Thursday, September 20, 2012
Falling Water Elementary celebrates its 100th anniversary this year, and the school is holding a special event to honor the occasion Saturday, Sept. 22 from 4-8 p.m.
“Falling Water is a fantastic school,” said event organizer Jennifer Gibbs of the small community school currently serving 262 students. “I believe it’s the only school that’s turned 100 in Hamilton County.”
The event will feature dinner and a silent auction of items and services such as restaurant gift cards, beauty products and hair care, with proceeds going to the school.
Gibbs emphasized the need for additional funds to improve the school, where more than half the students qualify for free or reduced-price lunches.
She said a slide show of old photos is sure to conjure up memories for attendees, who will have the opportunity to reconnect with other alumni as well as former teachers and principals, who will be recognized at the celebration.
“Not many schools get to be 100,” said Lea Ann Burk, the school’s principal for the past two years. “This is a real community school. We continue to excel academically, and I think that’s because of the continued support of the community.”
She also credits the time invested by the school’s teachers for its staying power.
“Our least-senior teacher in the building has been here 18 years,” said Burk. “Here, we know every parent and every extended family member by the sound of their voice.”
Twins Matthew and Hannah Willis, who started kindergarten at Falling Water this fall, are the fifth generation of their family to attend the school. Their grandmother Karan Johnson, Class of ‘78, and mother Amber Willis, Class of ‘97, both started kindergarten in the same classroom as the twins. Their great-grandfather George Selcer, Class of ‘53, was a student when the school installed indoor plumbing. His father Wallace Selcer attended Falling Water from 1916-1923 when the school was just two rooms.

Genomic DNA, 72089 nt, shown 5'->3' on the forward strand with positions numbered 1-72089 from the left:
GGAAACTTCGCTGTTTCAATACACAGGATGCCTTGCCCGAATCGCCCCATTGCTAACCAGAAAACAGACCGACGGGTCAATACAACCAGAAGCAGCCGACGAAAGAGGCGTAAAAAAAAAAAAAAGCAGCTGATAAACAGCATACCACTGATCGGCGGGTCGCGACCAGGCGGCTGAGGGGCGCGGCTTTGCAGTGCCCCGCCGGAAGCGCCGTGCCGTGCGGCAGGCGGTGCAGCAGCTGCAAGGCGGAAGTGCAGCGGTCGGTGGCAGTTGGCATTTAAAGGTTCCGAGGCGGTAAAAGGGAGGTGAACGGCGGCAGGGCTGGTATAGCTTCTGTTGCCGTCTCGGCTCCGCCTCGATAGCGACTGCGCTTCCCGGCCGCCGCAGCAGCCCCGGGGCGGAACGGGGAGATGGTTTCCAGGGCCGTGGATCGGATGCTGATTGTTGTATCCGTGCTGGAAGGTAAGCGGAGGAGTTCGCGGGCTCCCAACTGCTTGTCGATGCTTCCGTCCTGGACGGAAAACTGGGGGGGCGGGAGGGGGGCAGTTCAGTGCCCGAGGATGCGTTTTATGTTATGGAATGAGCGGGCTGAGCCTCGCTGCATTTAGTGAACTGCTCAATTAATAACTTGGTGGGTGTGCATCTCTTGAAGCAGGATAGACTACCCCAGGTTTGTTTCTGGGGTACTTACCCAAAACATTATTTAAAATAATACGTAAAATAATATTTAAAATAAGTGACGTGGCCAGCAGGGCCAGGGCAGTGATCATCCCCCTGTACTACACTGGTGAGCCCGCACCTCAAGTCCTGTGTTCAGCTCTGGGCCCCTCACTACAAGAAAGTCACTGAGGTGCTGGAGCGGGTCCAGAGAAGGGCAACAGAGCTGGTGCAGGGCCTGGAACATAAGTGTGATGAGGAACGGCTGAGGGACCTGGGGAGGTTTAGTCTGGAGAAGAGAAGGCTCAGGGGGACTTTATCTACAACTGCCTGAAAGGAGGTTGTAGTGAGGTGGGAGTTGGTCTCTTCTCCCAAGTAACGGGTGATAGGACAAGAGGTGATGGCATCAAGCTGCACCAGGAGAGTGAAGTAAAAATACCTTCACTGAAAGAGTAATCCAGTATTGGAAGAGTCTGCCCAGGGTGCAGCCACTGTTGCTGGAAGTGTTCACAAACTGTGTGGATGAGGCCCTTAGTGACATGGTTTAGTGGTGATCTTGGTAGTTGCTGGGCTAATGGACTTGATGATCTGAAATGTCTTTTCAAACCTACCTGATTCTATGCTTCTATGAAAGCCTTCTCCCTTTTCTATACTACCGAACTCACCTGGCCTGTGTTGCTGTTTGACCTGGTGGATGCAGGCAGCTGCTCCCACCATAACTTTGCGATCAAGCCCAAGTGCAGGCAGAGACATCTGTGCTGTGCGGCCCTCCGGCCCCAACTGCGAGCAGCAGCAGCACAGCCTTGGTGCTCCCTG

George Selcer’s fondest memories involve cafeteria workers Sudie Johnson and Kate Barker. He recallsed their specialty pineapple upside down cake dessert and tasting wild onions in the milk before pasteurization.
“Kids that left there ought to have been giant,” he said, referring to the extra-large portions served in the cafeteria.
Johnson said when she attended Falling Water, students paid $1.25 a week for lunch. The twins’ lunches are now $2.50 per day, said Amber Willis.
“And they don’t get what we got,” said Selcer.
Custodians Ken Settles and Cooter Pitts also stand out in his mind, along with the softball team coached by Mr. Peteyhouse.
“We hate to see the school go,” said Johnson, as the county plans to close the school and combine it with Ganns-Middle Valley Elementary in a new building within five to seven years. “To me it’s like a private school with 17-18 students in a class instead of 25-30. Falling Water is just a really good school.”